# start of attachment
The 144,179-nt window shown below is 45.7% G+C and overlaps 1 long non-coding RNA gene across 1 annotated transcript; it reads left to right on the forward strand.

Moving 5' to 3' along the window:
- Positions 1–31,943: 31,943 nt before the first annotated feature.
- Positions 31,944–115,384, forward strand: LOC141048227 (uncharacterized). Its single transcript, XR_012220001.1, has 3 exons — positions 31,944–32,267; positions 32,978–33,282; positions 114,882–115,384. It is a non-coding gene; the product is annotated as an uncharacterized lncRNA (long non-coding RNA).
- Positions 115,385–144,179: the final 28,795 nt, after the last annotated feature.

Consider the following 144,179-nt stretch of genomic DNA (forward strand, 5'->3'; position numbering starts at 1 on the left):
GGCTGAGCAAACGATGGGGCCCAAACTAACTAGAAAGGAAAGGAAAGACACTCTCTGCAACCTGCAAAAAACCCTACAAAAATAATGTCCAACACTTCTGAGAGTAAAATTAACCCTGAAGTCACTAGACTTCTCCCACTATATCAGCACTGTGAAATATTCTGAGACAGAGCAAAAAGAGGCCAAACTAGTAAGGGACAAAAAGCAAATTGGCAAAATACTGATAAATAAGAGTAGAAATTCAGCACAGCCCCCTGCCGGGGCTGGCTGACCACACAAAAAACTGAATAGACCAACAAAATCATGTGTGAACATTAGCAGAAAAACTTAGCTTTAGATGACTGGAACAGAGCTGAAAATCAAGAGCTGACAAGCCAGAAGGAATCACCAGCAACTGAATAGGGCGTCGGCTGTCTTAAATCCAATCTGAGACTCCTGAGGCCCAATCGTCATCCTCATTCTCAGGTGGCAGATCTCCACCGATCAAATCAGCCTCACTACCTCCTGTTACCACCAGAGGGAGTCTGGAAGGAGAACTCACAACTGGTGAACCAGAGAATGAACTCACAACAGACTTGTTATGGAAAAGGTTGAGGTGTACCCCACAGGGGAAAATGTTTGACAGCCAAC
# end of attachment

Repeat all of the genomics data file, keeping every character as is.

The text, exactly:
The 144,179-nt window shown below is 45.7% G+C and overlaps 1 long non-coding RNA gene across 1 annotated transcript; it reads left to right on the forward strand.

Moving 5' to 3' along the window:
- Positions 1–31,943: 31,943 nt before the first annotated feature.
- Positions 31,944–115,384, forward strand: LOC141048227 (uncharacterized). Its single transcript, XR_012220001.1, has 3 exons — positions 31,944–32,267; positions 32,978–33,282; positions 114,882–115,384. It is a non-coding gene; the product is annotated as an uncharacterized lncRNA (long non-coding RNA).
- Positions 115,385–144,179: the final 28,795 nt, after the last annotated feature.

Consider the following 144,179-nt stretch of genomic DNA (forward strand, 5'->3'; position numbering starts at 1 on the left):
GGCTGAGCAAACGATGGGGCCCAAACTAACTAGAAAGGAAAGGAAAGACACTCTCTGCAACCTGCAAAAAACCCTACAAAAATAATGTCCAACACTTCTGAGAGTAAAATTAACCCTGAAGTCACTAGACTTCTCCCACTATATCAGCACTGTGAAATATTCTGAGACAGAGCAAAAAGAGGCCAAACTAGTAAGGGACAAAAAGCAAATTGGCAAAATACTGATAAATAAGAGTAGAAATTCAGCACAGCCCCCTGCCGGGGCTGGCTGACCACACAAAAAACTGAATAGACCAACAAAATCATGTGTGAACATTAGCAGAAAAACTTAGCTTTAGATGACTGGAACAGAGCTGAAAATCAAGAGCTGACAAGCCAGAAGGAATCACCAGCAACTGAATAGGGCGTCGGCTGTCTTAAATCCAATCTGAGACTCCTGAGGCCCAATCGTCATCCTCATTCTCAGGTGGCAGATCTCCACCGATCAAATCAGCCTCACTACCTCCTGTTACCACCAGAGGGAGTCTGGAAGGAGAACTCACAACTGGTGAACCAGAGAATGAACTCACAACAGACTTGTTATGGAAAAGGTTGAGGTGTACCCCACAGGGGAAAATGTTTGACAGCCAAC